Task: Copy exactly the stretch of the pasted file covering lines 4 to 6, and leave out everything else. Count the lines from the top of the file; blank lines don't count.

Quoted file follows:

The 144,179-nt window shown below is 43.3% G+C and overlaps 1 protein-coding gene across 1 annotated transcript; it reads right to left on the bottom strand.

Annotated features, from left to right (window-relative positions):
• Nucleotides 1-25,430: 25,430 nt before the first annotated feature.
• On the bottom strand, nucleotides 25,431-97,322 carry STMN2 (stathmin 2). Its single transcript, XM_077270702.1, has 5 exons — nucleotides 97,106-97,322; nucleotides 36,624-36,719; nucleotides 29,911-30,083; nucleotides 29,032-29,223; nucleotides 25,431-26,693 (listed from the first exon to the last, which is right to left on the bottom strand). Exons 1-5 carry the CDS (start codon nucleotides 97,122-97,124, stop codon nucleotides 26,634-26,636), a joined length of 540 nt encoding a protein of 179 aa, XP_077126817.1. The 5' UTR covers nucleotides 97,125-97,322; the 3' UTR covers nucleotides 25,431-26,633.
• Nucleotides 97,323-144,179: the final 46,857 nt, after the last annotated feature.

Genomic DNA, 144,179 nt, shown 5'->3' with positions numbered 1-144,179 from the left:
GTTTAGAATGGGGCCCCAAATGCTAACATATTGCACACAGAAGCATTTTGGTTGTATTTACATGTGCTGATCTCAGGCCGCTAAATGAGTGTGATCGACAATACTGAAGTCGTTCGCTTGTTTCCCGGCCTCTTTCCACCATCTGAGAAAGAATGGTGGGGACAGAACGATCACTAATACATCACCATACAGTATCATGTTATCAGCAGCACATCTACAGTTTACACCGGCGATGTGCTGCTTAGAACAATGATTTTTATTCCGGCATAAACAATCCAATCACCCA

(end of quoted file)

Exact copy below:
• On the bottom strand, nucleotides 25,431-97,322 carry STMN2 (stathmin 2). Its single transcript, XM_077270702.1, has 5 exons — nucleotides 97,106-97,322; nucleotides 36,624-36,719; nucleotides 29,911-30,083; nucleotides 29,032-29,223; nucleotides 25,431-26,693 (listed from the first exon to the last, which is right to left on the bottom strand). Exons 1-5 carry the CDS (start codon nucleotides 97,122-97,124, stop codon nucleotides 26,634-26,636), a joined length of 540 nt encoding a protein of 179 aa, XP_077126817.1. The 5' UTR covers nucleotides 97,125-97,322; the 3' UTR covers nucleotides 25,431-26,633.
• Nucleotides 97,323-144,179: the final 46,857 nt, after the last annotated feature.

Genomic DNA, 144,179 nt, shown 5'->3' with positions numbered 1-144,179 from the left: